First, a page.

Chavez announced that Citgo, the US-based refining arm of Venezuelas’s state-run oil company, is going to more than double its sales of discounted heating oil to America’s poor this winter.

But Bush-haters shouldn’t be Chavez-lovers.

Today, the Venezuelan populist is entertaining because he antagonizes President Bush. He calls him names like “El Diablo” and “Mr. Danger.” He hosted the “Anti-Summit” of the Americas in Argentina last November to protest Bush and a hemispheric free trade zone.

But Chavez has been eroding his country’s democratic institutions since he came to power in 1998. He supports the dangerous Iranian regime and is trying to economically and politically pull the Western Hemisphere apart.

He’s not only bad for President Bush – he’s bad for the United States as a whole. He shouldn’t be invited to U.S. churches. He should just shut his trap.

Posted by Keenan Steiner, Staff Writer

Fore! We suck!

Except for the occasional blustery dissident, no one really argues over golf’s sporthood anymore. It’s become a given. All that means, however, is that it’s one more sport the United States sucks at.

Our country has been in freefall on the international sports stage for a while now, and this weekend’s resounding defeat at the Ryder Cup, golf’s biannual U.S.-vs.-Europe World Series, only reinforces the point. Really, what do we have left? We’ve never had soccer, and with Pete Sampras and Andre Agassi gone tennis is looking bleak as well. It looked like we had cycling for a while, but it turned out the steroids were the real winner there.

The real punches to the gut, though, are basketball and baseball. These are sports WE MADE UP. When I made up games as a little kid, you could be damn sure I was going to win them. And our latest basketball defeat? The powerhouse Greeks, who celebrated by chugging olive oil, I think. There’s a country that’s been a real player on the world stage in the last 2000 years, right?

Looks like the only thing we have left is American football. Maybe we should continue to guard that from the rest of the world, for our own sakes.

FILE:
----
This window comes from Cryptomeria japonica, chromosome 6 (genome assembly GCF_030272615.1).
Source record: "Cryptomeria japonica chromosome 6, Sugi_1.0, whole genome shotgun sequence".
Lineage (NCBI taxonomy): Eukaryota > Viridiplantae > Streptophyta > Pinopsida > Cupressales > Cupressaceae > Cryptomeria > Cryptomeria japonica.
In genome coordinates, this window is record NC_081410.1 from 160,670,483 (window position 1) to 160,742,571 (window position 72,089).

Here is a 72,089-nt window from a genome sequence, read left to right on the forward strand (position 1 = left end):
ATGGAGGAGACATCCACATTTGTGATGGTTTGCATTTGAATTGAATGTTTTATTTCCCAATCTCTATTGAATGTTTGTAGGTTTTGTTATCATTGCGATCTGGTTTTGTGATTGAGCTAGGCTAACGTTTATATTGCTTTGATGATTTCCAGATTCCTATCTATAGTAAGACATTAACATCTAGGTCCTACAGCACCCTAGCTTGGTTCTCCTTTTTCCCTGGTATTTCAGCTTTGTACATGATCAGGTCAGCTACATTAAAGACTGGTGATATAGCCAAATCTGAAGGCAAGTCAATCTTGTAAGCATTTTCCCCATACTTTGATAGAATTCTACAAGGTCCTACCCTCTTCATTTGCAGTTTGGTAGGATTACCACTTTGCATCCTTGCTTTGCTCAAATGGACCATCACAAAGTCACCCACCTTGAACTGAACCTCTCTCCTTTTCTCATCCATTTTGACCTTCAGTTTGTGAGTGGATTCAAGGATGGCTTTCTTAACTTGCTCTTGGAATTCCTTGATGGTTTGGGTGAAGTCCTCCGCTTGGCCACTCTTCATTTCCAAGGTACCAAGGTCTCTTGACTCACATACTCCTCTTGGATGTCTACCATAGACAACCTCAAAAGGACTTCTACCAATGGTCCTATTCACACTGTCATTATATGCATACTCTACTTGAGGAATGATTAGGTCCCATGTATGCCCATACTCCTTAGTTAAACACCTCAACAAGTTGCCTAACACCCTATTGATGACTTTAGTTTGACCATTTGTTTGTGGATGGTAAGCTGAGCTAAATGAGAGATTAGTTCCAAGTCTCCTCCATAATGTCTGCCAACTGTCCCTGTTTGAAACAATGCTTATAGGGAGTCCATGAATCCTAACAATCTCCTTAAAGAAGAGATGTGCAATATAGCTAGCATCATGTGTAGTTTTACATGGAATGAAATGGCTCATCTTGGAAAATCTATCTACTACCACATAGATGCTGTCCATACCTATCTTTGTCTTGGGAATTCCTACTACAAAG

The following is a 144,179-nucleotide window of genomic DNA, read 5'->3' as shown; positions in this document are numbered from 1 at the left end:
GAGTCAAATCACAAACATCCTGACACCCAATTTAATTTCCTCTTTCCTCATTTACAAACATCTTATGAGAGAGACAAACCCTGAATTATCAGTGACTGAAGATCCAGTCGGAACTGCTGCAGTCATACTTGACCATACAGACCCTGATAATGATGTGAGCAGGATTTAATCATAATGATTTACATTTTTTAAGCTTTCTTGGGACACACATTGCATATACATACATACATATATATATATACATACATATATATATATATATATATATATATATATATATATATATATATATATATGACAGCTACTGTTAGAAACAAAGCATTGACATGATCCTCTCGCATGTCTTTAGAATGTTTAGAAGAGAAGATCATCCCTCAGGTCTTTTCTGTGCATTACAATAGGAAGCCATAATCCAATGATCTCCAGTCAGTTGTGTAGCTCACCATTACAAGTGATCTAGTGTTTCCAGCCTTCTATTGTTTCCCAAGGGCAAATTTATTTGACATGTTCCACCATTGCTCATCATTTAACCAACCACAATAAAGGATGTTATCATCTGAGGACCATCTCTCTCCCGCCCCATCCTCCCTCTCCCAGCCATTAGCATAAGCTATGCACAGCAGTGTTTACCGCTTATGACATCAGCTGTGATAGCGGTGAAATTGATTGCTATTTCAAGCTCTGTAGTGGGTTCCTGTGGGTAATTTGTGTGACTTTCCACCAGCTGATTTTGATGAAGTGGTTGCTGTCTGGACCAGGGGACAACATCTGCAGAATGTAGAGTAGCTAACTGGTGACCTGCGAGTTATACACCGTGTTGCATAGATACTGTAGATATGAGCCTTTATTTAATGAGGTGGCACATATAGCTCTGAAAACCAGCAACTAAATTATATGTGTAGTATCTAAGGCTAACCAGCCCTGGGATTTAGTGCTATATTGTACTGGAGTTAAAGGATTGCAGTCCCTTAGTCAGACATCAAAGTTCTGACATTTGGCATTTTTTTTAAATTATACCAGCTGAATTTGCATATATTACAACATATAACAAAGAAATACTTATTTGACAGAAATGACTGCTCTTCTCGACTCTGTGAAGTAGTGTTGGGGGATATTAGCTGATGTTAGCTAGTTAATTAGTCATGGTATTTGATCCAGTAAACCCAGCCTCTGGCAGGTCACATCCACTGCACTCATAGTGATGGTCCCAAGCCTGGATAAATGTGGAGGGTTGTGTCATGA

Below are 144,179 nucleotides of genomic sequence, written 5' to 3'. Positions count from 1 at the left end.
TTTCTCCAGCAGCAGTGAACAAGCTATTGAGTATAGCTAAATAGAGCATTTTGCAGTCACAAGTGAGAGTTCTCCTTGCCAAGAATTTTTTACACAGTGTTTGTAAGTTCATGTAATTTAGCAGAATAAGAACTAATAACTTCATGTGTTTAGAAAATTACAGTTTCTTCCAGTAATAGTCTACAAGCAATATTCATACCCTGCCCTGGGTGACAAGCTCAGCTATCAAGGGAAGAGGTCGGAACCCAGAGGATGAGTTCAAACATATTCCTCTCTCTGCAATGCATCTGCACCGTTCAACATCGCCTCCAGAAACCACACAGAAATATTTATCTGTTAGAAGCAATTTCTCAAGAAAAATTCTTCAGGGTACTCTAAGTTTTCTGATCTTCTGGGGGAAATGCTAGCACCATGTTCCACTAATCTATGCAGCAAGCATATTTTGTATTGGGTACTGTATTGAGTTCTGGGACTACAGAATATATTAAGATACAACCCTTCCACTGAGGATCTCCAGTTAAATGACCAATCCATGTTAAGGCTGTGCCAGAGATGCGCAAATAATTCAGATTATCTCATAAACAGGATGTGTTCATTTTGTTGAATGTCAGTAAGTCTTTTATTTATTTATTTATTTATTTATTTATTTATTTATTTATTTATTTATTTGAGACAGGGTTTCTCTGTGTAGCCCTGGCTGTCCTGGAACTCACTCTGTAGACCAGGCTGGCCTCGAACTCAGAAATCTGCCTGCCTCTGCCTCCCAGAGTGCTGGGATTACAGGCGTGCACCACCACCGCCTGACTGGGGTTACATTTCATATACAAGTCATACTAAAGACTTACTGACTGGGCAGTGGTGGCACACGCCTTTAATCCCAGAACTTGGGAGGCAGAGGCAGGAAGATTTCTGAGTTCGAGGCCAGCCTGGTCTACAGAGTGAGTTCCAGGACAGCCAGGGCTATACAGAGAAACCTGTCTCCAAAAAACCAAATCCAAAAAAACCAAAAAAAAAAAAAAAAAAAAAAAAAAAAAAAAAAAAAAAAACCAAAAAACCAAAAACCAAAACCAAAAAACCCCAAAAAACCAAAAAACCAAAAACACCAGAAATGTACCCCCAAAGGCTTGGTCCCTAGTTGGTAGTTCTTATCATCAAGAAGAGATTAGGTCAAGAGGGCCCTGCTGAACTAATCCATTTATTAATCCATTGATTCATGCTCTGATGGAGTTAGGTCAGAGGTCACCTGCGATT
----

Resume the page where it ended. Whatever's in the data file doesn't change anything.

Posted by Mike Stewart, Feature Editor

Crime happens; curfews shouldn’t

After you read the Voice’s editorial about improving DPS training and working conditions after last weekend’s startling events, consider the campus-wide e-mail sent this morning.

It seems the university response is:
1. More DPS officers around at night.
2. More ResLife staffers milling about dorms and apartments.
3. Senior university officials milling about campus late at night.

While I’m not entirely sure what a senior university official or ResLife staffer can do stop a man wielding a pipe, it’s understandable that some stepped-up efforts would be made. It’s the thinly-veiled warning that parties aren’t going to last as long that follows that is a bit troubling.

I’m not trying to advocate for partying like idiots, but I also don’t want martial law on Georgetown’s campus. The warnings against holding large parties and advertising on Facebook seem less like innocuous advice and more like a threat that parties will be broken up more readily than before. The danger of this becoming a de facto on-campus curfew is obvious.

While we, as students, should appreciate the stepped-up safety efforts, we need to remember a couple of things. First, we live in a city where crime is going to happen no matter what. Severely limiting it is a reasonable goal; stamping it out is an impossibility. Second, violent crime has long been the exception, not the rule, on the average weekend. While we never want to see a repeat the events of this past weekend, we also should remember-and feel lucky-that they don’t occur too often.

In the end, we should heed the words of Benjamin Franklin – “Those who would give up essential liberty for a little temporary safety deserve neither liberty nor safety.”

Posted by Mike Stewart, Feature Editor